I had just picked up my new pants from the prison laundry. I was quite happy to have them because they were a welcome change from the size 44 I had been handed by laundry upon arrival at prison. My first experience with laundry involved me, a tall, thin, lanky guy with a size 33 waist arguing with a 400 pound long-termer with a degrading and condescending communication style who stood between me and my clothes. After some degrading banter about size and other things, I accepted the size 44 and used a canvas cloth belt to hold them up for the next couple of days. Even this I considered a vast improvement, as just 8 hours earlier I had been standing naked at prison check in while being ordered to "lift my junk". I was then placed in a holding cell clothed in a huge jump suit with the letters "FEDERAL INMATE" emblazoned on the back.

After several days of sporting the huge pants, which bunched up around my waist and felt like a parachute, I was determined to get into a pair with a waist at least a tiny bit closer to my actual size. I went back to laundry and made my case. Apparently, my pleading was successful as, a few days later, they handed me a new pair. As I put them on I noted they were a bit too small, but after my previous experience I decided small was preferable to big. Over the past year my fashion sense had also improved as a result of my new community, which had much more fashion sense than the one I had existed in for the previous 30 years. Based upon my newfound knowledge, tighter was definitely better.

So here I was walking down the long barracks that I now called home. The barracks is about 34 years old and houses 168 inmates, who share 5 showers, 3 urinals and 3 washing machines. Lines, waiting and irritation are a part of my new life. We are all in here for some supposed crime ranging from mail fraud to theft to drug dealing, although most of us took plea deals and never tried our case. Very few dare to risk a loss in trial given the huge sentencing disparities that could result.

As I walked down the aisle, I heard chuckles from somewhere behind me. As I approached my bunk area, a guy in my neighborhood said to me: "If you are propositioning and you have sugar in your tank than things can be arranged." He added: "Those pants are too tight and if you were in the Low Security prison across the street there would be a line of guys ready to take you up on your offer." 

Oh my! Was he talking to me? I'd never heard the term "sugar in your tank" before. Could it mean what I suspected it did? My intentions were to keep things a secret, mind my own business and discuss nothing personal. Prison is run by a set of subdued rules governed by your ethnicity or race, or, in prison terms, your "car". You are surrounded by alpha dogs and it is a difficult place to find friends. I wondered how a guy like me would ever be accepted.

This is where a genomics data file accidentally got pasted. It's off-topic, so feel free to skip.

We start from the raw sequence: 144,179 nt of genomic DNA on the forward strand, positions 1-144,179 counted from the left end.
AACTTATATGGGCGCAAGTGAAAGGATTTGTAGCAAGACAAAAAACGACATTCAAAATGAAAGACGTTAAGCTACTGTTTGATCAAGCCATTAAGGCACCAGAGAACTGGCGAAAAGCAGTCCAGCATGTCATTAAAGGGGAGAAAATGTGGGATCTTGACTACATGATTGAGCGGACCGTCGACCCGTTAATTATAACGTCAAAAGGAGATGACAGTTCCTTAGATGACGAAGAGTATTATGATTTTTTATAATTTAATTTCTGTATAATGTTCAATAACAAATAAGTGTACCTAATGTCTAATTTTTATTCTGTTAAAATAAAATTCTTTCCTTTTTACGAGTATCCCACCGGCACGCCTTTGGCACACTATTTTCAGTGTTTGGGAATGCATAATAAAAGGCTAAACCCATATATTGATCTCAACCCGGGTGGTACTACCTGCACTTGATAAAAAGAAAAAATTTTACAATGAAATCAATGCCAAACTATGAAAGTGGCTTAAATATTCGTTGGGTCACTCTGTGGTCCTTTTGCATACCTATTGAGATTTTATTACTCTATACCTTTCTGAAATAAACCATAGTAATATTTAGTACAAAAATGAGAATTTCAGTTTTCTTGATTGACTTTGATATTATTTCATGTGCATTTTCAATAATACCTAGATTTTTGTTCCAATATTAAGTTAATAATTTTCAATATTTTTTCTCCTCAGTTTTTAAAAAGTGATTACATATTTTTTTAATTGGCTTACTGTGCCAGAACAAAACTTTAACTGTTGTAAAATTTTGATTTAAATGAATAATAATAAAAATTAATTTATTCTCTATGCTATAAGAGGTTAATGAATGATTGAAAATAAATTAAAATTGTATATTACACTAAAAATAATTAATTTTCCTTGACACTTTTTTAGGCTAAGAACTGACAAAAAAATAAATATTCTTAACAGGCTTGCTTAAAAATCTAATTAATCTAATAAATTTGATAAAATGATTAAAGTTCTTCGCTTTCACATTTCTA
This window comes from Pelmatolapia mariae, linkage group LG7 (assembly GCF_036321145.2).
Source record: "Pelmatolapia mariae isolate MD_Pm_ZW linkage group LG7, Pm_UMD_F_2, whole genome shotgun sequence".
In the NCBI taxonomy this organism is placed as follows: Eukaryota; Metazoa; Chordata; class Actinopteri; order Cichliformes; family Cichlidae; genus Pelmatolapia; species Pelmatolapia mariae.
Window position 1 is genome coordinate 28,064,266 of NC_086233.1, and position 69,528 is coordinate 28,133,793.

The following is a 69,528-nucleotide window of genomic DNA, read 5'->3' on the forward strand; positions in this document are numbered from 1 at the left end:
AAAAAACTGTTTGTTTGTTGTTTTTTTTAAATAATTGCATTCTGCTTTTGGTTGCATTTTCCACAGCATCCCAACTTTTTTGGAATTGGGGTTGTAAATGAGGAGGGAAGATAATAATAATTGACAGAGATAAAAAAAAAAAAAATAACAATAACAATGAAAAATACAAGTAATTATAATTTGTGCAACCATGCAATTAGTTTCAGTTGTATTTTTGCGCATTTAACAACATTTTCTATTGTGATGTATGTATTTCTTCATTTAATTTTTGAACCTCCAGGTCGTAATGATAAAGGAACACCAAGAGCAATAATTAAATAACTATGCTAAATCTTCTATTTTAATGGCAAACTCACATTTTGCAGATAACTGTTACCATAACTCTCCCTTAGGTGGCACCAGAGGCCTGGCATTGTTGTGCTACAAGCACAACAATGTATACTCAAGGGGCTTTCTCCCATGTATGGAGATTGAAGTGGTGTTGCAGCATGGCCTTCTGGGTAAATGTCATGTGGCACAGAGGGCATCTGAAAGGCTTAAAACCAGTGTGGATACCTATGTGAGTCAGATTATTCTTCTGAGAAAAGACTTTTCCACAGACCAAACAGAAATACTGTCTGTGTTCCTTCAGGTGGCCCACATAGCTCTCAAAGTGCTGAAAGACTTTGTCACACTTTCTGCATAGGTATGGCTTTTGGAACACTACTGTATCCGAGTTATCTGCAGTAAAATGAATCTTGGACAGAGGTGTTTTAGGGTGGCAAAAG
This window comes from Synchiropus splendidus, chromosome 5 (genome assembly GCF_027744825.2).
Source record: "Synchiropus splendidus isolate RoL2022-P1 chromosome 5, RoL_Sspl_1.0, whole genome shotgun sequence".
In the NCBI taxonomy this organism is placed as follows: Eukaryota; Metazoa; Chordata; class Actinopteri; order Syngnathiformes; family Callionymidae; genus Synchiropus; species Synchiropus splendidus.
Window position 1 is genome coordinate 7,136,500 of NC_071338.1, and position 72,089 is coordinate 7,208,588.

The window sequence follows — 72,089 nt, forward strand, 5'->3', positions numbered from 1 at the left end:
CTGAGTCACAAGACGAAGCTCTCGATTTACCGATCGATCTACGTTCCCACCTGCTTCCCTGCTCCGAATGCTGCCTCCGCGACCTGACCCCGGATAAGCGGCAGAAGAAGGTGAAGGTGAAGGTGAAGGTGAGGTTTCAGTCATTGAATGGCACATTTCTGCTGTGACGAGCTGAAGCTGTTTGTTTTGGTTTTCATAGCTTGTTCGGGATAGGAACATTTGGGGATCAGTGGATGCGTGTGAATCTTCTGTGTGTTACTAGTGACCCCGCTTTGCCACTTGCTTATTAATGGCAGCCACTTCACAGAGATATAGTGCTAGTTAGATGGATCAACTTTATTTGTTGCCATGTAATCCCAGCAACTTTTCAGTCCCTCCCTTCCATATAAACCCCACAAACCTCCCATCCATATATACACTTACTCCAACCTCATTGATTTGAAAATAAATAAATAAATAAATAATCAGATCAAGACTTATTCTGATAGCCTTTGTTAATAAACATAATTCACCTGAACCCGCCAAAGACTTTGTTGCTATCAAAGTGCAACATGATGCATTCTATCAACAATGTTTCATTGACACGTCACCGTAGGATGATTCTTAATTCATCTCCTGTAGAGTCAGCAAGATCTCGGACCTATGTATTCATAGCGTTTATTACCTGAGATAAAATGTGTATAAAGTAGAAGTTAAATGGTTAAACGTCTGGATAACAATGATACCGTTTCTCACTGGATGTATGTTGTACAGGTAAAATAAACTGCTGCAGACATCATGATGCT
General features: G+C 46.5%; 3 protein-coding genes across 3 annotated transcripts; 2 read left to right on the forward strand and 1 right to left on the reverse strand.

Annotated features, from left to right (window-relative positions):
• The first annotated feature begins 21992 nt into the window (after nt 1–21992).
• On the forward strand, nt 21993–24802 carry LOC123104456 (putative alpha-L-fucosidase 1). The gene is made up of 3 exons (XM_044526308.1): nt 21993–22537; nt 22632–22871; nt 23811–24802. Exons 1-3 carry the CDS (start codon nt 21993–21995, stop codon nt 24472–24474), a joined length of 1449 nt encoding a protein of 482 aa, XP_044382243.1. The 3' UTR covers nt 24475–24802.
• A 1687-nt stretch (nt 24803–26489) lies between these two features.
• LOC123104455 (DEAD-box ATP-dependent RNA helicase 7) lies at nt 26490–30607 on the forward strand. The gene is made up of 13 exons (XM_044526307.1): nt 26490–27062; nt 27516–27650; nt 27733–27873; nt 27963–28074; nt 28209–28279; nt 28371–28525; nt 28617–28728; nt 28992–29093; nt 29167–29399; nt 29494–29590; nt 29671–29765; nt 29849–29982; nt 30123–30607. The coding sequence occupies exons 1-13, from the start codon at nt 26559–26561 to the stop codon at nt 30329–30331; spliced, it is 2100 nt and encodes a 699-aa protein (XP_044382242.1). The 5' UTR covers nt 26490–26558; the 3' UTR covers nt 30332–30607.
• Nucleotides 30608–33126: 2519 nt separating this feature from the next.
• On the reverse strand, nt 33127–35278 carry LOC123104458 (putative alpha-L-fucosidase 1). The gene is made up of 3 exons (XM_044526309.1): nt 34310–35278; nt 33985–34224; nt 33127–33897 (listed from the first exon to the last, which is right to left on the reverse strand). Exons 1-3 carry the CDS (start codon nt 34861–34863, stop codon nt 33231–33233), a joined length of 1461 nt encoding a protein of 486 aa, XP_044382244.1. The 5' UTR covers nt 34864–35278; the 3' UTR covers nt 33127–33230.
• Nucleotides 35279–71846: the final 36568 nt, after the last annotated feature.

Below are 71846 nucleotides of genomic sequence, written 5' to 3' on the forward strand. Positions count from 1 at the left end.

You see, only a few days earlier my boyfriend of one year - yes, my boyfriend, who I'll call "B" here for the sake of this post - had dropped me off at prison. We made so many promises to each other to make it through this "speed bump". B promised to care for my kids and my ex-wife, whom I still love very much. She is the most amazing person on earth and possesses all the wonderful things that people esteem in a woman, my best friend and the only woman I will ever marry or love romantically. Because she is so amazing I realized she deserved the truth. And going through an indictment and being sentenced turned out, strangely enough, to be the ideal time to come clean with her, to shed all facades and to be honest about who I am, who I've always been. After 17 years it was time to come out!
B and I met only two months after I moved out. I love him and he's supportive of my past. B loves my ex and my kids and has been caring for them while I'm away. We are willing to wait for each other - despite this detour - so that we can pursue a future, a future that I have dreamed of for many, many years. Ironically, less than 10 months after meeting, I was sentenced to this camp and we were separated for the duration of my stay.

The day of check in was supposed to be quick and I was supposed to be tough. Early that morning B and I woke up at a hotel in Los Angeles and drove to Lompoc. I was feeling sad but strong. As we approached the prison grounds my heart sank. The vast expanse of barren earth is divided into three different prisons, all with different security levels: the Camp, the Low and the Medium. I wasn't sure which one I would be serving my time in. As we approached the site, it was the medium that first caught my eye. The medium is a penitentiary and is about 60 years old. It looks rough, is made of concrete with small windows, a double fence and forbidding guard towers. Looking at it, I was quite sure that Satan - or his little brother - must live behind its walls.